Donation season at SLU-Madrid: SLU
Holiday giving kicked off this year at SLU-Madrid with the Thanksgiving Food Drive campaign and the Solidarity Step campaign.
Drawing on the Thanksgiving spirit, students, faculty and staff donated non-perishable food to support the soup kitchen run by the Hermanas Terciarias Capuchinas at the Sagrada Familia. Located near the campus, the soup kitchen (in Spanish, social actor) serves the community of the SLU-Madrid district.
According to Campus Minister Paloma Gómez de Salazar Cordero, it serves around 150 to 200 meals a day to a large population, including unemployed and underemployed people, undocumented people who do not have access to stable employment. and social benefits, the elderly whose pensions do not cover their basic needs, and others. For many, a hot soup kitchen meal is their most important daily source of sustenance. With the food drive participants also making cash donations, SLU-Madrid was able to provide 103 kilos of food to the soup kitchen to help continue serving meals to those in need.
The student-run human rights club also joined the initiative to support the soup kitchen by organizing the second annual solidarity stage. This campaign was conceived as an opportunity to encourage the SLU-Madrid community to remain active while reaching out to people in need. Students, faculty and staff recorded the steps they took on Saturday December 4th. Participants submitted screenshots or photos from their smartphones and fitness trackers to show their steps, and SLU-Madrid donated one kilogram of food to the soup kitchen for every 5,000 steps taken. . In total, the 57 participants recorded more than 805,000 steps, which means that SLU-Madrid donated 161 kilograms of food.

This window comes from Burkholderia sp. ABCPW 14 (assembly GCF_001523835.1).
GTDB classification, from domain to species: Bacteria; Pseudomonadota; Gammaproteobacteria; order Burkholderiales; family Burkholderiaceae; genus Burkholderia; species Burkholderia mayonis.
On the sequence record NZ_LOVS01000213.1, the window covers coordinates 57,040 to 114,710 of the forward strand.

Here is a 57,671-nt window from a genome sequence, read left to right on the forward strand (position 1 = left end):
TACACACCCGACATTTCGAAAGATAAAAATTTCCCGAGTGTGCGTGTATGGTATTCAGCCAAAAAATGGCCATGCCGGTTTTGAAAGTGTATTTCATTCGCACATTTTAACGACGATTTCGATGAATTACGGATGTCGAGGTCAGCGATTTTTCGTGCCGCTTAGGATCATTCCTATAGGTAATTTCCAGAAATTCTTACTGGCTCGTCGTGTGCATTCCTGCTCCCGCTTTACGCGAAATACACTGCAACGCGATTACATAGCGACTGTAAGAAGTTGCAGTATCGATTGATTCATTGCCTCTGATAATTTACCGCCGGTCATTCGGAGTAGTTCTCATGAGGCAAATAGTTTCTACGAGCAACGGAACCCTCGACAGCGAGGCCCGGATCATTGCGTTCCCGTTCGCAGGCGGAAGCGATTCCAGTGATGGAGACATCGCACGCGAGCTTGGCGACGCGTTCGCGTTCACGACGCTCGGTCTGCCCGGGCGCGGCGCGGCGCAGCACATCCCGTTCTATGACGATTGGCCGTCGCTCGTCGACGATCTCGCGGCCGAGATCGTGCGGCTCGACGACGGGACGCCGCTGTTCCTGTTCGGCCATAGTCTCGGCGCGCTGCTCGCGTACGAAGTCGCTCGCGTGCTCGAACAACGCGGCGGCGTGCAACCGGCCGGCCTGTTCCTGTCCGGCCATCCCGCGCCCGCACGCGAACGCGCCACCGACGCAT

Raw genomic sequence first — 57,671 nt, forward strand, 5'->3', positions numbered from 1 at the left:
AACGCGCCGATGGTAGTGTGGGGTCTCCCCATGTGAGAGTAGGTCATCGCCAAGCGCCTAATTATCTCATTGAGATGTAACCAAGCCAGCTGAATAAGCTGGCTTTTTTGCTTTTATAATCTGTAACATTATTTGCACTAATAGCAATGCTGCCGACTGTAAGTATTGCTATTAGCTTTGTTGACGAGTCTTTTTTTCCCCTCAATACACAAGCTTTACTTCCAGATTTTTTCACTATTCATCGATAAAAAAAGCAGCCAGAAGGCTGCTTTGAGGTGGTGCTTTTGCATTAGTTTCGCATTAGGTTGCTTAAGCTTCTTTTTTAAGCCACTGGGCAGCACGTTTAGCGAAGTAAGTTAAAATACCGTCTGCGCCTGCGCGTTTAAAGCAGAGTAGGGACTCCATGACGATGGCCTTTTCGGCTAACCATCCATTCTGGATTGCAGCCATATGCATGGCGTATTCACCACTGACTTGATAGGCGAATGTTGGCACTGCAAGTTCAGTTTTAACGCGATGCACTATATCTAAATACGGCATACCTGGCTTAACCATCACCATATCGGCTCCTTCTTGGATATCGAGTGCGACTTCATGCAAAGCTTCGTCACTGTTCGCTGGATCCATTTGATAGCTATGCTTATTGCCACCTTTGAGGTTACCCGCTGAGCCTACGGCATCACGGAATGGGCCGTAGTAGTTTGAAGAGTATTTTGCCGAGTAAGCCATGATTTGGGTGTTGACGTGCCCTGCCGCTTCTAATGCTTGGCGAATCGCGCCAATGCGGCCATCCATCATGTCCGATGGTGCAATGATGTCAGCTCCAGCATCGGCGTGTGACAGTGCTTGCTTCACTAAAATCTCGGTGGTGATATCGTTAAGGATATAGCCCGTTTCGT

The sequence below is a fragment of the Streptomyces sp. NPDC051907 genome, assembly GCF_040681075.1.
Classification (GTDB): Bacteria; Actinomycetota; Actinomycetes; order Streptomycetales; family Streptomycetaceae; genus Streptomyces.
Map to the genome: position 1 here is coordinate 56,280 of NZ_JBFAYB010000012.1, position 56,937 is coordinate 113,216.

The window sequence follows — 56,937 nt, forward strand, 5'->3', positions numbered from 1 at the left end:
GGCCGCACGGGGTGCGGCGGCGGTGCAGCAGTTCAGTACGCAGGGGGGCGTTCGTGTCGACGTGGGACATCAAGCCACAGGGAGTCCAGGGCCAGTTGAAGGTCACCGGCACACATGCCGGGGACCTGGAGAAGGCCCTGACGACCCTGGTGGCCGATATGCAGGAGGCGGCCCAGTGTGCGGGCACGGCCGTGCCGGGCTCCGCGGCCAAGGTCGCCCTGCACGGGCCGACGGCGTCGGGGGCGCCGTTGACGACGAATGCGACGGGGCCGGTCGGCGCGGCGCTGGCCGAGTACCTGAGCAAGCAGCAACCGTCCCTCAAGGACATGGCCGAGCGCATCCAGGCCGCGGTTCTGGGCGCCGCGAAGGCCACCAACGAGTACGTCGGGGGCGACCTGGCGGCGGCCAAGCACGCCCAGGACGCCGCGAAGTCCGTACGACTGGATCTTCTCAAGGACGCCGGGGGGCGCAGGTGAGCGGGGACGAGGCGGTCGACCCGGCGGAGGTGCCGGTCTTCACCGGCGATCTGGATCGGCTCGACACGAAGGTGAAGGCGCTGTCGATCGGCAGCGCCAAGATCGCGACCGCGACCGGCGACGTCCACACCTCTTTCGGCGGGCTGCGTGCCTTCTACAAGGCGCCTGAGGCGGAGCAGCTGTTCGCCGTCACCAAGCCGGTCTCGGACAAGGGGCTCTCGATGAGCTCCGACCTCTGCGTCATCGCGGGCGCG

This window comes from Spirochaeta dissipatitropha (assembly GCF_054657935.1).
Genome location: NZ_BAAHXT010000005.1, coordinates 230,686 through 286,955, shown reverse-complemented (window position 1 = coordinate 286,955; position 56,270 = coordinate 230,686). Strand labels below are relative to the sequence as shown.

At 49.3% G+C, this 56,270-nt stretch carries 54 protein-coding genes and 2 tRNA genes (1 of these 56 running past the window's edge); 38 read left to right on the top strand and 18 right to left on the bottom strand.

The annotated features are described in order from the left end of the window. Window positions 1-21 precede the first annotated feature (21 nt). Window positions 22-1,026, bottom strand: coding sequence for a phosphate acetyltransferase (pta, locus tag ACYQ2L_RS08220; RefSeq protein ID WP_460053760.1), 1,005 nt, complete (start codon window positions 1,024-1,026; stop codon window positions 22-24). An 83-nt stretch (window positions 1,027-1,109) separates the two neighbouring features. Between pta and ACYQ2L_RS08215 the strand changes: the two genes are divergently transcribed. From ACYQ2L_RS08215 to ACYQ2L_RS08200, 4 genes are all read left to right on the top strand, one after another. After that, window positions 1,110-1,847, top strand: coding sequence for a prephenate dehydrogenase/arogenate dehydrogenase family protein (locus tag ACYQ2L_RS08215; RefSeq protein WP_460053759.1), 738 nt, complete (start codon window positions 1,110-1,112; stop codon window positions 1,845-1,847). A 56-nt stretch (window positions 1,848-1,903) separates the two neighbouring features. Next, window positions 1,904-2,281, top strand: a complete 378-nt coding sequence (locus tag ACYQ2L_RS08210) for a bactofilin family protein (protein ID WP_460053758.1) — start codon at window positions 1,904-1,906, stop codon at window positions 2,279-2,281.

For years, SLU-Madrid has also organized a toy drive for teachers and staff during the holiday season in collaboration with Asociación AMPARA. This NGO distributes toys to children under three who live in the association’s shared apartments while their mothers return to society after serving a prison sentence for minor offenses. However, the association did not organize the toy collection this year.
As an alternative, Paloma Lladó of the Office of Student Life has offered to collaborate with Reyes Magos de Verdad, a non-profit project that seeks to bring back the joy of Christmas to underprivileged children and adults across Spain and Portugal by handing out gifts. Children, who come from low-income families, and adults with intellectual disabilities who are served by this program send letters to the Three Kings (Reyes magos in Spanish), asking for the Christmas gift of their choice, according to local tradition in Spain. Each letter is then given to an employee, who purchases, packages and gives the requested item. The initiative was founded in 2008 and has grown every year since. Last year, more than 11,000 gifts were distributed to those in need.
Lladó, one of the founding members of the initiative, explained the organization’s participation protocols: “Each year Reyes Magos addresses youth shelters, retirement homes, parishes and NGOs that work with disadvantaged children, or single adults or with intellectual disabilities. Many Centers also contact the Reyes Magos directly. A Reyes Magos coordinator visits the different homes, organizations and shelters, to assess their needs and offer an invitation to those who need it.
“The Christmas season reminds us to reach out to those in need,” said Madrid campus director and academic dean, Paul Vita, Ph.D. “The acts of solidarity of our community match our identity as a Jesuit institution.